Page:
one year.

.         Join for three years at $36.

.         Lifetime membership is $120.

.         If you can't afford the dues, request a 90 day non-renewable
sponsored membership.

.         Donate an extra amount of your choice to help support our

.         Discontinue your membership.

Please return your renewal form as soon as possible.

Your support is critical! Please help.

The Courage Handiham System depends on the support of people like you, who
want to share the fun and friendship of ham radio with others. Please help
us provide services to people with disabilities. We would really appreciate
it if you would remember us in your estate plans. If you need a planning
kit, please call. If you are wondering whether a gift of stock can be given
to Handihams, the answer is yes! Please call Walt Seibert at 763-520-0532 or
email him at walt.seibert@xxxxxxxxxxxxxxxxxx 

Ask for a free DVD about the Handiham System. It's perfect for your club
program, too! The video tells your club about how we got started, the Radio
Camps, and working with hams who have disabilities.
Call 1-866-426-3442 toll-free.1-866-426-3442 toll-free -- Help us get new
hams on the air.

Get the Handiham E-Letter by email every Wednesday, and stay up-to-date with
ham radio news. 

You may listen in audio to the E-Letter at www.handiham.org
<http://www.handiham.org/> .

Email us to subscribe:

Handiham members with disabilities can take an online audio course at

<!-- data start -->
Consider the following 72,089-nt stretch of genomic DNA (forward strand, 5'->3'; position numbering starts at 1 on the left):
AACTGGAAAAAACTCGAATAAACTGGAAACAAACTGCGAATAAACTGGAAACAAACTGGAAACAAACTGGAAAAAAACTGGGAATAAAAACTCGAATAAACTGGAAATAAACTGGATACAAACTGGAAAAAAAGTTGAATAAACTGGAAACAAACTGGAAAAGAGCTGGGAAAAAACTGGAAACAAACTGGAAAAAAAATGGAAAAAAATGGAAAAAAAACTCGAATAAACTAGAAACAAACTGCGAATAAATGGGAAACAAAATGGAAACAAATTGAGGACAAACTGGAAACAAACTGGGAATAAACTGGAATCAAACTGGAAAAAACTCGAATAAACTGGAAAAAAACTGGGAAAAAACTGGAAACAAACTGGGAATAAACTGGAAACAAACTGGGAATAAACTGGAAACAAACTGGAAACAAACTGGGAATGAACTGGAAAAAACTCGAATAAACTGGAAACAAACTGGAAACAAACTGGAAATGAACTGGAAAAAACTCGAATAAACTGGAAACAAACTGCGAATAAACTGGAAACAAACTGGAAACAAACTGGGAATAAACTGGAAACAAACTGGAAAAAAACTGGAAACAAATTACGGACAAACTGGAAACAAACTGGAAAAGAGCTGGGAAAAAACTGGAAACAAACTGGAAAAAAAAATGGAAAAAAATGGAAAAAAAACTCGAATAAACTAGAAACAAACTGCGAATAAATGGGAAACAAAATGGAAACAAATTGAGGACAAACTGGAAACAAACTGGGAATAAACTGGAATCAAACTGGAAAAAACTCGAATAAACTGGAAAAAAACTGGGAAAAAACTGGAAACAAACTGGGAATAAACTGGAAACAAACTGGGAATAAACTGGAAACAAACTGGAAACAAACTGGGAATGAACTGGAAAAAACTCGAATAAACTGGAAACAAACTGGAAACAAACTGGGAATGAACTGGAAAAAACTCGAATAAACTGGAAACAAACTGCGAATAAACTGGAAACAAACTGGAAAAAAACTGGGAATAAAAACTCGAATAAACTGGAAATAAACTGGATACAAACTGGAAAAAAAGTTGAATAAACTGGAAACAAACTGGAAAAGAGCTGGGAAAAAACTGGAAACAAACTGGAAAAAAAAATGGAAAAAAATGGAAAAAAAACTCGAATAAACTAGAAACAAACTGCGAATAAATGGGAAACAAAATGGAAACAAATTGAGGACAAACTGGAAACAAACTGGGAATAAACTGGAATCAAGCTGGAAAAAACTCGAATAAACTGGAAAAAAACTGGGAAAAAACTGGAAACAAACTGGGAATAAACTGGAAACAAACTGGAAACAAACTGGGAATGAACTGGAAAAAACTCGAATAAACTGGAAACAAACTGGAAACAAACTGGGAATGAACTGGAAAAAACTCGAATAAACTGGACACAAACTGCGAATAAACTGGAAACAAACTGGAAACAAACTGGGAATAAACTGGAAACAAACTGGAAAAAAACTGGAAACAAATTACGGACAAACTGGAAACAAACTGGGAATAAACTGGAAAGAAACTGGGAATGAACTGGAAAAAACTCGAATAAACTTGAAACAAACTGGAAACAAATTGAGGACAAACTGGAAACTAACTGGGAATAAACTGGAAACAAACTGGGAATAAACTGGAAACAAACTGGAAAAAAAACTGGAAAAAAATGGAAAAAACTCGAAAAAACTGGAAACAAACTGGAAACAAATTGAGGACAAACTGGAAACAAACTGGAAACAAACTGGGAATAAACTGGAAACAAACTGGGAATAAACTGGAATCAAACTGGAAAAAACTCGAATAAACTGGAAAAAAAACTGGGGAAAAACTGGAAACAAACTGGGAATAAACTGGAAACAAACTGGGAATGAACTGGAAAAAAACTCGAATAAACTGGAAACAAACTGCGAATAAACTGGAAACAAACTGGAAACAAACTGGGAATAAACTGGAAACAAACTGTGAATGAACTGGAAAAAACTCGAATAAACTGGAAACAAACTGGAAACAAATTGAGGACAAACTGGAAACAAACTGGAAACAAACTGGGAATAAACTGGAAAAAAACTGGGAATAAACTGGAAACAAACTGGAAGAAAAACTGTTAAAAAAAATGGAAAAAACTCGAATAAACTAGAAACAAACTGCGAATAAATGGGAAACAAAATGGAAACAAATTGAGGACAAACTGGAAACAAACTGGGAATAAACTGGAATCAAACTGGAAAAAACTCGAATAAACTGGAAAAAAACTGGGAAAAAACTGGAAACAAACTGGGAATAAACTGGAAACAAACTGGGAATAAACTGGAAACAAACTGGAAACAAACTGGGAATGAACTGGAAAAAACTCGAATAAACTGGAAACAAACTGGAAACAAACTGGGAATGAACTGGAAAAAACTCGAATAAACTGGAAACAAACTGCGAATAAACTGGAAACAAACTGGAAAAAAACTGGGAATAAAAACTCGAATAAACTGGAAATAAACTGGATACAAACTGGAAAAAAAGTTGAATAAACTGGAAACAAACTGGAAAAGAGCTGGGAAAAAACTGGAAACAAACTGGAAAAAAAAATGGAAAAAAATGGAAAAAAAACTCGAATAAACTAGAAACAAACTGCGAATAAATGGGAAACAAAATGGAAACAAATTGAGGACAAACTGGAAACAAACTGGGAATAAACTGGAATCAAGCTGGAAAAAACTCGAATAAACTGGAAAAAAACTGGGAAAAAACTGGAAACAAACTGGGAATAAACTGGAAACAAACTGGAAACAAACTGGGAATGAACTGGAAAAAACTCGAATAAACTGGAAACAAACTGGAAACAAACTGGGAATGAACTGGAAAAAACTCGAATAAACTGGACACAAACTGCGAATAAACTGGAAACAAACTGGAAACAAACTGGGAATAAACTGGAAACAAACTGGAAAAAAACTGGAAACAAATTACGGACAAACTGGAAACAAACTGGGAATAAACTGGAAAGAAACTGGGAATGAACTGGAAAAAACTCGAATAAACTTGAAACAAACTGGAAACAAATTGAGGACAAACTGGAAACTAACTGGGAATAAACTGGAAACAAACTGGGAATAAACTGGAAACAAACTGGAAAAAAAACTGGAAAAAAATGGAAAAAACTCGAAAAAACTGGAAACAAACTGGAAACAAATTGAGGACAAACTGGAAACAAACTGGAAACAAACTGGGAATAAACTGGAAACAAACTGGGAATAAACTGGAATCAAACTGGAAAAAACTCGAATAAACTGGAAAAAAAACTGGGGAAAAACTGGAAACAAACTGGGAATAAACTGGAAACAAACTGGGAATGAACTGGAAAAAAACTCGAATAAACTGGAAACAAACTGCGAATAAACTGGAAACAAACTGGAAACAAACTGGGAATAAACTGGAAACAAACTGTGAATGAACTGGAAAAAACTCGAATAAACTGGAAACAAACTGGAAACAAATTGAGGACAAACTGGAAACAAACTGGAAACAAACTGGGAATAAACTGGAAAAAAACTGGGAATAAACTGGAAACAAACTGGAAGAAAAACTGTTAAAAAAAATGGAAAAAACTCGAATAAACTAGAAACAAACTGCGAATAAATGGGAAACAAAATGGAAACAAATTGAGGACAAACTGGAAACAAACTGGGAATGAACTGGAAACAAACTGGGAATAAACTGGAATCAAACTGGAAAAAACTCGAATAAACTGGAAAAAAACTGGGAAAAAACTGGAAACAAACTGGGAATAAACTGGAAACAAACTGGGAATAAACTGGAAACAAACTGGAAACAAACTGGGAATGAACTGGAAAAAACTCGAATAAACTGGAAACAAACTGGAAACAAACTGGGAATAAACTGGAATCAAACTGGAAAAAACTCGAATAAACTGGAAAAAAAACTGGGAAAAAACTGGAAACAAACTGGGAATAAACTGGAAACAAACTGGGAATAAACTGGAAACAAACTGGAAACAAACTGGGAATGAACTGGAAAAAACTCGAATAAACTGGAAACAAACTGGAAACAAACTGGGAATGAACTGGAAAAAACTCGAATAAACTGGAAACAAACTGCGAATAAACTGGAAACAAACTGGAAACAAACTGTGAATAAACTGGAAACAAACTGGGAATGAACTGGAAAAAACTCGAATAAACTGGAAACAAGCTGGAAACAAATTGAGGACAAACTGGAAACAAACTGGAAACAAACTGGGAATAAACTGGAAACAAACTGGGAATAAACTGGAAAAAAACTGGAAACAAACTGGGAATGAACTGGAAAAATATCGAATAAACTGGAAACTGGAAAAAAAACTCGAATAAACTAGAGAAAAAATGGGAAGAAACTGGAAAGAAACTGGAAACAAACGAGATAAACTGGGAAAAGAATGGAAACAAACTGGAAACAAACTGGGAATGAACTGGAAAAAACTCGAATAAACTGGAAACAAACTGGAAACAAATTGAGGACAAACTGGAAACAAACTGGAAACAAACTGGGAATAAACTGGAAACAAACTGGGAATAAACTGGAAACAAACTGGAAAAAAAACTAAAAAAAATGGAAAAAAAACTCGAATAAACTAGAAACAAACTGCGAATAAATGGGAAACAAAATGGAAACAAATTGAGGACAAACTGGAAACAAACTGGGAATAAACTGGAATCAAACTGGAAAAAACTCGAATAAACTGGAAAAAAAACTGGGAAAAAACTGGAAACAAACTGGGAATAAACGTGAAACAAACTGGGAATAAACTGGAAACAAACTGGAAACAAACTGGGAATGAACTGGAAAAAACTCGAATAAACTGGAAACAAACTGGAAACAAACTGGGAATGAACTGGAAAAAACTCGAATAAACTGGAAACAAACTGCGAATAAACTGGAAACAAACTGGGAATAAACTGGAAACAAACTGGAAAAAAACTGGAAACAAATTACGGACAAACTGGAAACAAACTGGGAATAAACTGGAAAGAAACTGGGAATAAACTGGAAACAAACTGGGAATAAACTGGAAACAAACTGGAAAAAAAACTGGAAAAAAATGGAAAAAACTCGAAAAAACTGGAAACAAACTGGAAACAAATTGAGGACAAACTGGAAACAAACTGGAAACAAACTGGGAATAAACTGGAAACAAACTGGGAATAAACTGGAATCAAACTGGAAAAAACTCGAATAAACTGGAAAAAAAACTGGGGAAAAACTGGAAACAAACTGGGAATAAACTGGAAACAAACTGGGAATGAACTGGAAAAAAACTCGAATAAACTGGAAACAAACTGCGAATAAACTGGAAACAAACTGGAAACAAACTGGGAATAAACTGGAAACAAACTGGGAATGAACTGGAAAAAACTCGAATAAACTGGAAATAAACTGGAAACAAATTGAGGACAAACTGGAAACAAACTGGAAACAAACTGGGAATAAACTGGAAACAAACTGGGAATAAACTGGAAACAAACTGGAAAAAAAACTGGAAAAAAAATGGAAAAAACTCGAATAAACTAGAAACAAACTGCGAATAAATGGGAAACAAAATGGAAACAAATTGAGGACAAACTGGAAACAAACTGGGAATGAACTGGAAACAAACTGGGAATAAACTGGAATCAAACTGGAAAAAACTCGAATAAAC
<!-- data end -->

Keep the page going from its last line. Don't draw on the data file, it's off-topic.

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.         Beginner

.         General

.         Extra

.         Operating Skills

That's it for this week. 73 from all of us at the Courage Handiham System!


Manager, Courage Handiham System

Reach me by email at:

Nancy, Handiham Secretary:

Radio Camp email:



Description: ARRL Diamond logo

ARRL is the premier organization supporting amateur radio worldwide. Please
contact Handihams for help joining the ARRL. We will be happy to help you
fill out the paperwork!

The weekly e-letter is a compilation of software tips, operating
information, and Handiham news. It is published on Wednesdays, and is
available to everyone free of charge. Please email wa0tda@xxxxxxxx for
changes of address, unsubscribes, etc. Include your old email address and
your new address.

Courage Center Handiham System
3915 Golden Valley Road
Golden Valley, MN  55422